As leaves change and temperatures plummet, some TikTok teens have left behind carefree summer content for autumnal meditations on memory and mortality.
Hundreds of users have posted videos about listening to “Everywhere at the End of Time,” a harrowing six-and-a-half-hour ambient composition by the Caretaker, an alias of the British experimental musician Leyland James Kirby.
The album — released in six stages between 2016 and 2019 and lauded by tastemakers — slowly decays in sound quality with each iteration. The first is a haunting loop of ballroom music; the final stage is barely audible beneath a blanket of static. The project attempts to simulate a fading memory, exploring how musical appreciation is, according to published research on the topic, among the last abilities dementia patients hold onto.
Mr. Kirby’s conceptual album struck a chord with the TikTok user @echoinc, who posted a snippet of the album on Aug. 2 and encouraged followers “looking to hear/read something sad” to listen to the full album on YouTube. To date, more than 720 TikTok users have used the same audio clip in videos.
Among them is Owen Amble, 16, from Spokane, Wash. He was drawn to “Everywhere at the End of Time” because his grandfather was recently diagnosed with dementia. “I want him to be OK, and I just wanted to know, like, what was going on,” he said in a phone interview.
On Sept. 17, Owen posted a TikTok about how the album had reduced him to tears. “Literally the definition of pain,” he wrote in the caption. “Never cried listening to something.” His video has been viewed more than 340,000 times.
“It made me feel like I was so sad, but I was also like, so happy, because it truly made me appreciate this part of my life so much more,” he said of the album. “I’m still a kid, I don’t have a lot of these responsibilities. And I’m just making all these memories. But to think that one day, everything I’ve ever done can just disappear, because of my memory. It’s so horrifying.” He said the album helped him understand his grandfather’s illness.
“The composer of this music really was onto something in terms of being able to — through the medium of music — lead a younger generation on a journey through the sounds of what the brain is going through, through a dementing process,” said Brian Browne, the president of Dementia Care Education, which trains people who work with dementia patients. “It’s a much welcome thing, because it produces the empathy that’s needed.”
Some of the TikTok videos, which have been remarked upon by several digital media outlets, challenged others to sit through the record as a test of endurance, describing physiological symptoms they experienced after doing so. “I really shouldnt have listened to all 6 hours, my body feels numb & i wont stop crying,” one user wrote. “You feel more and more like you have dementia,” Owen said of his listening experience. “By the end, my mind was so fogged.”
“It doesn’t surprise me at all that he felt wiped,” said Nina Kraus, a professor at Northwestern University who researches the effects of sound on the brain. “Whether that actually causes brain damage that you can measure, I don’t think so.” She said only an activity sustained over a long period of time, like learning a musical instrument, could have such dramatic effects. “Our nervous system doesn’t change moment to moment in any real fundamental way,” she said.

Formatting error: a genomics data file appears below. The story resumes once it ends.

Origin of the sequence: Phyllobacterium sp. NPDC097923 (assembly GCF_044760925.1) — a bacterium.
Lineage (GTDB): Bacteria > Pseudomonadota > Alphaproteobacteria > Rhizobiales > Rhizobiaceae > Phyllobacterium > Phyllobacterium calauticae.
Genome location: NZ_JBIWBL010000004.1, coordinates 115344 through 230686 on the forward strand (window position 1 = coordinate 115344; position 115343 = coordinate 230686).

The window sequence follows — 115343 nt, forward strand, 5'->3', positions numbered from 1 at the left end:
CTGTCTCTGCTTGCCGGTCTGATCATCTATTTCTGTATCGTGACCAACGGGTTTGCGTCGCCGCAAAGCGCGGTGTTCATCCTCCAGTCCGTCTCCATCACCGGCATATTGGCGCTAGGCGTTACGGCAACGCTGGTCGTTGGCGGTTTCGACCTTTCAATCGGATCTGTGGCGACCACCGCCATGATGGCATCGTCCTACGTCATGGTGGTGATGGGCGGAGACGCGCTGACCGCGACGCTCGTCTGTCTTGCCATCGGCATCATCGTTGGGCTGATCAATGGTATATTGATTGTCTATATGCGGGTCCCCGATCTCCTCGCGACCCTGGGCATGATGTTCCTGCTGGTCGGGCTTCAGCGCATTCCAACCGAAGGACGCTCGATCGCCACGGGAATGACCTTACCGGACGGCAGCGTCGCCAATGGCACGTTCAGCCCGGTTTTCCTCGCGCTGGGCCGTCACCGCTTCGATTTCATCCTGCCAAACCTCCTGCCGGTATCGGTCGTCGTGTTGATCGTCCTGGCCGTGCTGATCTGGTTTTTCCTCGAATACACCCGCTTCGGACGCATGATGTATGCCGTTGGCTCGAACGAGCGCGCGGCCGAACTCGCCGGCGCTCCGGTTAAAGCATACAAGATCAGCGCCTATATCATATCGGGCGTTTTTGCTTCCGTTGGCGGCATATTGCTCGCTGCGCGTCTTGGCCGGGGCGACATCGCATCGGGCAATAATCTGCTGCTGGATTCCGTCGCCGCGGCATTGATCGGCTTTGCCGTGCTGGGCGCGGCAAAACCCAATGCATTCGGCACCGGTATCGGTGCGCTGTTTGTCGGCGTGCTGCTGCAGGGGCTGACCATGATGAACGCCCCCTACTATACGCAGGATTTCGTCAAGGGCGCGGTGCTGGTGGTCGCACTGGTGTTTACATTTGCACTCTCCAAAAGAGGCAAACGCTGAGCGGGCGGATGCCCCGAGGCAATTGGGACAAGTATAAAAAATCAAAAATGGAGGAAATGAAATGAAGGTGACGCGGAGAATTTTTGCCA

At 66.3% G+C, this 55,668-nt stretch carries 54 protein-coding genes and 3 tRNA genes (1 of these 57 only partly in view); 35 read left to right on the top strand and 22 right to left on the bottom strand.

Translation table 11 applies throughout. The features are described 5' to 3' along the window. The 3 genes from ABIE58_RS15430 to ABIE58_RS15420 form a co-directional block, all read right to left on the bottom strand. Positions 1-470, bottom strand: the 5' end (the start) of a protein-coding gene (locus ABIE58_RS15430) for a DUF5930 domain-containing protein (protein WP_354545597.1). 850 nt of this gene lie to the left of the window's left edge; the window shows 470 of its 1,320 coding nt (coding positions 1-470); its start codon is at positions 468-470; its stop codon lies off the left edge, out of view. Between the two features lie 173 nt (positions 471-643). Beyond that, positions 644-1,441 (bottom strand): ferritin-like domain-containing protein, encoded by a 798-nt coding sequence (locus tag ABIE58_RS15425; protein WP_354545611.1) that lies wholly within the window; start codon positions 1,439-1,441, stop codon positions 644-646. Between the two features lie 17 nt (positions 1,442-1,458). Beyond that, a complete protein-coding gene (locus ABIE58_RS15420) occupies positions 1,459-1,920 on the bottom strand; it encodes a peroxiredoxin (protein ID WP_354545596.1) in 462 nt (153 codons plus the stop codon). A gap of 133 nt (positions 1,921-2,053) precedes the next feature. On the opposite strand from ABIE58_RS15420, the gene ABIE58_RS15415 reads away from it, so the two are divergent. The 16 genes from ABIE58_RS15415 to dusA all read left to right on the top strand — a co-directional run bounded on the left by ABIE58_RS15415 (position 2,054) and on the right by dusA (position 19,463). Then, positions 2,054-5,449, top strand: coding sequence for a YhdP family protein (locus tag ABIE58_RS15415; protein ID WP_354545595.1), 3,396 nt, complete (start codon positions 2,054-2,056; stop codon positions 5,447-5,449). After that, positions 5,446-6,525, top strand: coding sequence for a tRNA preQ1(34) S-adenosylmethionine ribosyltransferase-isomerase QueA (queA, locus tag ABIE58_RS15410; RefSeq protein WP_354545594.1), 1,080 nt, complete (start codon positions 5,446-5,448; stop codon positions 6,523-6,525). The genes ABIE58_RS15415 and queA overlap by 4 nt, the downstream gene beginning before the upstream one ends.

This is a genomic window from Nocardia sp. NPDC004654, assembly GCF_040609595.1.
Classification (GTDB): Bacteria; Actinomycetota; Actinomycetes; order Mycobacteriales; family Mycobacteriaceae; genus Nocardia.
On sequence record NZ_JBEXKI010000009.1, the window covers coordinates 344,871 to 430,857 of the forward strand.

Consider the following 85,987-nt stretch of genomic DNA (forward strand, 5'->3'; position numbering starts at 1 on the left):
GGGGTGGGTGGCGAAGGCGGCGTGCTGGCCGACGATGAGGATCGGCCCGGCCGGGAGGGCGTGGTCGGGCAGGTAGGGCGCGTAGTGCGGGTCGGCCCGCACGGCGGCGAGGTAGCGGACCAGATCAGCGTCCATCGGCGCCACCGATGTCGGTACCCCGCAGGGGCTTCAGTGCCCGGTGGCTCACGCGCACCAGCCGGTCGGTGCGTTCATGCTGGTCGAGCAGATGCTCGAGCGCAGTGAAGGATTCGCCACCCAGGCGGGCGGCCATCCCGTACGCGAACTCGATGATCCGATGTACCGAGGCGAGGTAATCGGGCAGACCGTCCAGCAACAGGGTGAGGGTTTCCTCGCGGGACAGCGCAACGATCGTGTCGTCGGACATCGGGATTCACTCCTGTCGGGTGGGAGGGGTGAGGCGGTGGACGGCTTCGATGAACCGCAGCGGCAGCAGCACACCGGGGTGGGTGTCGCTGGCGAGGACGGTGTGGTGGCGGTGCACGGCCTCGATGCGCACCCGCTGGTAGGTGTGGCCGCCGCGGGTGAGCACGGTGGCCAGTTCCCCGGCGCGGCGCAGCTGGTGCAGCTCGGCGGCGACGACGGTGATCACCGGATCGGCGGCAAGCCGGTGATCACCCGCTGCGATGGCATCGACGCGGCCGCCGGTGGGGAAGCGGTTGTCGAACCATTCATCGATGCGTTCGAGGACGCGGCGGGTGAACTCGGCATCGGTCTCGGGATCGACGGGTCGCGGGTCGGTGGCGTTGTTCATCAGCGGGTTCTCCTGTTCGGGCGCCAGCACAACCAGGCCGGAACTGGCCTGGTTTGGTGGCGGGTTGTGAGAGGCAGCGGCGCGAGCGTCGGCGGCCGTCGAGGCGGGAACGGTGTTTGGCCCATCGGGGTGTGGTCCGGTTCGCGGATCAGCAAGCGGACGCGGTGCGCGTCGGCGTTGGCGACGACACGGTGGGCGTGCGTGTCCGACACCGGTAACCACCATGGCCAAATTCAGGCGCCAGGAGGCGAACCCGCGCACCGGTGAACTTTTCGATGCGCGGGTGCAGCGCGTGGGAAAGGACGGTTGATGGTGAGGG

The Caretaker challenge sits at the nexus of two viral vectors on TikTok: nostalgia and fear. Young people have often used the app to discover and re-contextualize music from the past; recently Fleetwood Mac’s “Dreams” surfaced on pop music charts after appearing in a skateboarding video.
These videos are also an example of creepypasta, in which users post disturbing phenomena in order to spook others. Often, these memes walk a thin line between fantasy and hoax. Several have gone viral on TikTok, including fake stories about the random-coordinate-generator app Randonautica and tales about the haunting image of Momo.
While music is not known to induce dementia symptoms in healthy people, and has even been shown to help animate people dealing with memory loss, Mr. Kirby, 46, wrote in an email that his album often provokes strong emotions. He first released music as the Caretaker (a reference to “The Shining”) in 1999 and has used the persona to explore memory and aging across ten albums.
“Older listeners have been unable to finish the work as they have the experience of losing loved ones to dementia so it becomes difficult for them,” he wrote of “Everywhere at the End of Time.” “The reaction from some younger listeners who find the work difficult shows an empathy with what dementia is and how it destroys a person’s memories in a devastating way.”
Some online commentators criticized the TikTok videos. “Seriously please do not turn The Caretaker into some weird online challenge. IT’S NOT A MEME,” wrote one Twitter user. “IT IS A REAL DEPICTION OF A DEADLY DISEASE WITH NO CURE.”
Mr. Kirby, however, took no issue with the trend. “The fact it’s been made into a challenge by some to listen to this work in full is a reaction to a need for experiences and shared experiences which goes hand in hand with modern social media tropes,” he wrote, adding that he did not feel as if the TikTok videos were “disrespecting the work” at all.
“I think that anything that can enable awareness, open a discussion and give people some empathy with people and family members suffering from Alzheimer’s and dementia especially among the young is a good thing,” he wrote.